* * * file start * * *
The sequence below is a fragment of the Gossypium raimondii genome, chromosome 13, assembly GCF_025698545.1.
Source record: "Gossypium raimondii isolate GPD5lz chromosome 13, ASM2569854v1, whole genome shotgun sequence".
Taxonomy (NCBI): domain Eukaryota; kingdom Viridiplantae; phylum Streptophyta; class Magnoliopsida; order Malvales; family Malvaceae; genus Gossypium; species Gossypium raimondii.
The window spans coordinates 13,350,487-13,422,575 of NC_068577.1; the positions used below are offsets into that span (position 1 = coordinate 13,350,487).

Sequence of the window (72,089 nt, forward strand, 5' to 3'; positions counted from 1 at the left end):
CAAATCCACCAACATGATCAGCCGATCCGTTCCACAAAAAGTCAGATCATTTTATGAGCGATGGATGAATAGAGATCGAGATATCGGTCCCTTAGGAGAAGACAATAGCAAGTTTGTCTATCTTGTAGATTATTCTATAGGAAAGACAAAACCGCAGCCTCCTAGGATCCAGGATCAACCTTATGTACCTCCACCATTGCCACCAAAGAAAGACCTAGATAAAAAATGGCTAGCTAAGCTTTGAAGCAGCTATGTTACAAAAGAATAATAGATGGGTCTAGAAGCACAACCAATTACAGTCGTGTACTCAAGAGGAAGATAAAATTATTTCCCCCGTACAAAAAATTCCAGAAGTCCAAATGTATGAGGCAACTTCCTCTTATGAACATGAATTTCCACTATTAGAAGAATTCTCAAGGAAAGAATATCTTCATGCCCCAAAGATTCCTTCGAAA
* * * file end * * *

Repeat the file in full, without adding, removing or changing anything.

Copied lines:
The sequence below is a fragment of the Gossypium raimondii genome, chromosome 13, assembly GCF_025698545.1.
Source record: "Gossypium raimondii isolate GPD5lz chromosome 13, ASM2569854v1, whole genome shotgun sequence".
Taxonomy (NCBI): domain Eukaryota; kingdom Viridiplantae; phylum Streptophyta; class Magnoliopsida; order Malvales; family Malvaceae; genus Gossypium; species Gossypium raimondii.
The window spans coordinates 13,350,487-13,422,575 of NC_068577.1; the positions used below are offsets into that span (position 1 = coordinate 13,350,487).

Sequence of the window (72,089 nt, forward strand, 5' to 3'; positions counted from 1 at the left end):
CAAATCCACCAACATGATCAGCCGATCCGTTCCACAAAAAGTCAGATCATTTTATGAGCGATGGATGAATAGAGATCGAGATATCGGTCCCTTAGGAGAAGACAATAGCAAGTTTGTCTATCTTGTAGATTATTCTATAGGAAAGACAAAACCGCAGCCTCCTAGGATCCAGGATCAACCTTATGTACCTCCACCATTGCCACCAAAGAAAGACCTAGATAAAAAATGGCTAGCTAAGCTTTGAAGCAGCTATGTTACAAAAGAATAATAGATGGGTCTAGAAGCACAACCAATTACAGTCGTGTACTCAAGAGGAAGATAAAATTATTTCCCCCGTACAAAAAATTCCAGAAGTCCAAATGTATGAGGCAACTTCCTCTTATGAACATGAATTTCCACTATTAGAAGAATTCTCAAGGAAAGAATATCTTCATGCCCCAAAGATTCCTTCGAAA